Until my next posting, auf wiedersehen, hasta luego, and a bientot…
Cheers to my friends Nancy Regan and Carolyn Shaw. Nancy finished THE FOUR SEASONS and left it on the couch for Carolyn to read. Harry, the new Corgi pup, gave it an interesting review, finding it “tasteful,” “easy to tear through in one sitting,” and “offering much food for thought.” Woof!
The cancellation of Herman Rosenblat’s Holocaust memoir, An Angel at the Fence, affected me personally because, if not for timely criticism of an early draft of Until Our Last Breath: A Holocaust Story of Love and Partisan Resistance, I might be facing something similar.
For those of you who may not be following this story, the pivotal event of Rosenblat’s book is being saved from starvation at Buchenwald by a girl who threw him apples over a fence. It’s a great love story, since many years later in New York he accidentally reconnected with the girl, and they eventually married. The problem is, he has now admitted he fabricated the story.
“So what?” some have asked. It’s a great, uplifting story, and memory is a tricky thing anyway. Deborah Lipstadt, author of Denying the Holocaust, has a succinct reply. “If you make up things about parts, you cast doubts on everything else,” Lipstadt recently told a reporter. “When you think of the survivors who meticulously tell their story and are so desperate for people to believe, then if they’re making stories up about this, how do you know if Anne Frank is true? How do you know Elie Wiesel is true?” She’s right. If someone wrote about being wounded at Midway but wasn’t actually there, no one would offer this as proof the battle never took place, but such denial happens all too easily with the Holocaust.
My research partner in Until Our Last Breath is the son of two Holocaust survivors, now deceased, whose role in the Jewish resistance against the Nazis in Vilna, Lithuania, forms an important part of the book. Jews who fought back are rarely the focus of Holocaust books, and I had more than enough documented facts to write the historical parts. The problem was we wanted a stronger narrative focus on this one particular couple’s story than the known or inferred facts allowed. Since this personal element of love and resistance distinguished this book from others, we initially made the decision that I could write as if they experienced certain things personally, when all we actually knew was that such things happened in places they were. After all, if what I wrote was generally true, all I was doing was making the book a better read, no?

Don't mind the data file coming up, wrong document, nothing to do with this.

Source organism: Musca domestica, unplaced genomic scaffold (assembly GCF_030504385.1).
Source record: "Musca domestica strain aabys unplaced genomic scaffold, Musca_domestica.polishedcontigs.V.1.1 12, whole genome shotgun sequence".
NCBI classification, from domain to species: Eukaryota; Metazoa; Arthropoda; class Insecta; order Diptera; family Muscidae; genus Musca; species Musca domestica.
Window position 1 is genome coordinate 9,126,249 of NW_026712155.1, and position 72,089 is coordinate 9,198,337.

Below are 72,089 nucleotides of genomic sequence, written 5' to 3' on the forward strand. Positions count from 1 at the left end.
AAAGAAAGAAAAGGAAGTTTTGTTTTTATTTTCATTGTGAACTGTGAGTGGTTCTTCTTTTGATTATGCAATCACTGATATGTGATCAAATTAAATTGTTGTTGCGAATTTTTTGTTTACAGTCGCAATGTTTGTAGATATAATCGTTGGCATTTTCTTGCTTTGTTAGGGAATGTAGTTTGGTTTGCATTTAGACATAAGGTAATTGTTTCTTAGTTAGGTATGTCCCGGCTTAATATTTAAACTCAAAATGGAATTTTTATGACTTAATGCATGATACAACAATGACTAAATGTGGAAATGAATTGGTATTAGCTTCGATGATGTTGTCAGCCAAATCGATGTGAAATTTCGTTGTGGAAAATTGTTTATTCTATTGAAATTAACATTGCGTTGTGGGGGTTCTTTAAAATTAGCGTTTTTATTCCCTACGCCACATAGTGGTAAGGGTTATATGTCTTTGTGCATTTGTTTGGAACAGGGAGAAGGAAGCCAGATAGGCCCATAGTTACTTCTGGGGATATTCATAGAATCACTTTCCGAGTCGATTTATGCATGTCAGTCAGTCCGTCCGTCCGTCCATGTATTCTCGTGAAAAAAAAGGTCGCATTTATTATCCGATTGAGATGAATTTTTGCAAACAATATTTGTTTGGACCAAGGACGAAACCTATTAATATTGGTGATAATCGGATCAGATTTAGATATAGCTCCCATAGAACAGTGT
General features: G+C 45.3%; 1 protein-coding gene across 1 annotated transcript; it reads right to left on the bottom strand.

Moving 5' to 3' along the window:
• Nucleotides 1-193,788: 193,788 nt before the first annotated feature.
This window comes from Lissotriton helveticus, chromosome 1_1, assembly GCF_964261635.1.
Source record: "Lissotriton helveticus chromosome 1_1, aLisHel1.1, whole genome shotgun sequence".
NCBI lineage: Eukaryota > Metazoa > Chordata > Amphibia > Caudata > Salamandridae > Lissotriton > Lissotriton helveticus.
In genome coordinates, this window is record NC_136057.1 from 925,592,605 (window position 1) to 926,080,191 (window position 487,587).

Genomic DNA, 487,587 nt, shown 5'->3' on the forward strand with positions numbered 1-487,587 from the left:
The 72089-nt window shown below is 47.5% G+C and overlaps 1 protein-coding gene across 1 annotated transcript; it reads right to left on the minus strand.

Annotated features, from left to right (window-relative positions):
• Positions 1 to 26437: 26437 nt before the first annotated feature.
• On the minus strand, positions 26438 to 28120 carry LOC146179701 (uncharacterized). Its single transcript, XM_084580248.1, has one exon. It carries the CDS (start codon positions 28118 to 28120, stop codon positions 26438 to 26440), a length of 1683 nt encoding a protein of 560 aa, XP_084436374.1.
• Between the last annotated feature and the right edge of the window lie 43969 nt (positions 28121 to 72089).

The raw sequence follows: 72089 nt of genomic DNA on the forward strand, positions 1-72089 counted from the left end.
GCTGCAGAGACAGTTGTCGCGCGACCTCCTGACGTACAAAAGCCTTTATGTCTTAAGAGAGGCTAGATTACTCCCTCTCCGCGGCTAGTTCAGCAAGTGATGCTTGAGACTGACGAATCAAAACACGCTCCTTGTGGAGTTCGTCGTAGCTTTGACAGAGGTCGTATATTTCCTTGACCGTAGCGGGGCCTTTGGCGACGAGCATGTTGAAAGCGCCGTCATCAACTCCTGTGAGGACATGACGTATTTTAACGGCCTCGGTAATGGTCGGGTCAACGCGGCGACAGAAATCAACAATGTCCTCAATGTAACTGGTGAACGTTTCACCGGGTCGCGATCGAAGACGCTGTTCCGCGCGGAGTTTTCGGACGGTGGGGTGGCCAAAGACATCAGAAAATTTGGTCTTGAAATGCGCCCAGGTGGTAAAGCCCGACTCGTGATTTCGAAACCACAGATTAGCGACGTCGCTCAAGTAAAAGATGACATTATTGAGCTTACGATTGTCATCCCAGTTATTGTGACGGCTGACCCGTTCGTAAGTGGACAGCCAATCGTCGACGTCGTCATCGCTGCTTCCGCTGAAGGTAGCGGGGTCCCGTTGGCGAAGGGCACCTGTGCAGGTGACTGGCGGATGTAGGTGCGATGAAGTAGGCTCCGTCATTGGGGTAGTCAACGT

No. And here’s where my praise of critics comes in. They did exactly what critics sometimes need to do: they panned the manuscript. A number of publishers turned it down out of discomfort with the fictional feel of parts of it. Good for them! I am genuinely grateful. Individuals close to the family gave even more pointed feedback about the need to stick to the facts. At that juncture I understood that, well-intentioned as we had been in including what only could have happened, the book fed the denial that Lipstadt warns against.
It would be nice if we’d gotten it right the first time. It’s never pleasant to be wrong about something in which one has invested a lot of time and effort, and I can attest to how tedious a major rewrite can be. This was a case, however, where what at first felt like a burden turned out to be a blessing. I wish for Mr. Rosenblat’s sake, that he had been similarly blessed.
I’ve worked with editors for many years and agents for a few, and I know the importance of having an open mind about something as personal and fraught with ego as one’s own writing. I know the down side also–that criticism can undermine fragile confidence and wreak havoc on a writer’s voice, but today I would like to say thank you to those who, by their willingness to give me feedback I haven’t always wanted to hear, have had a constructive influence on my writing.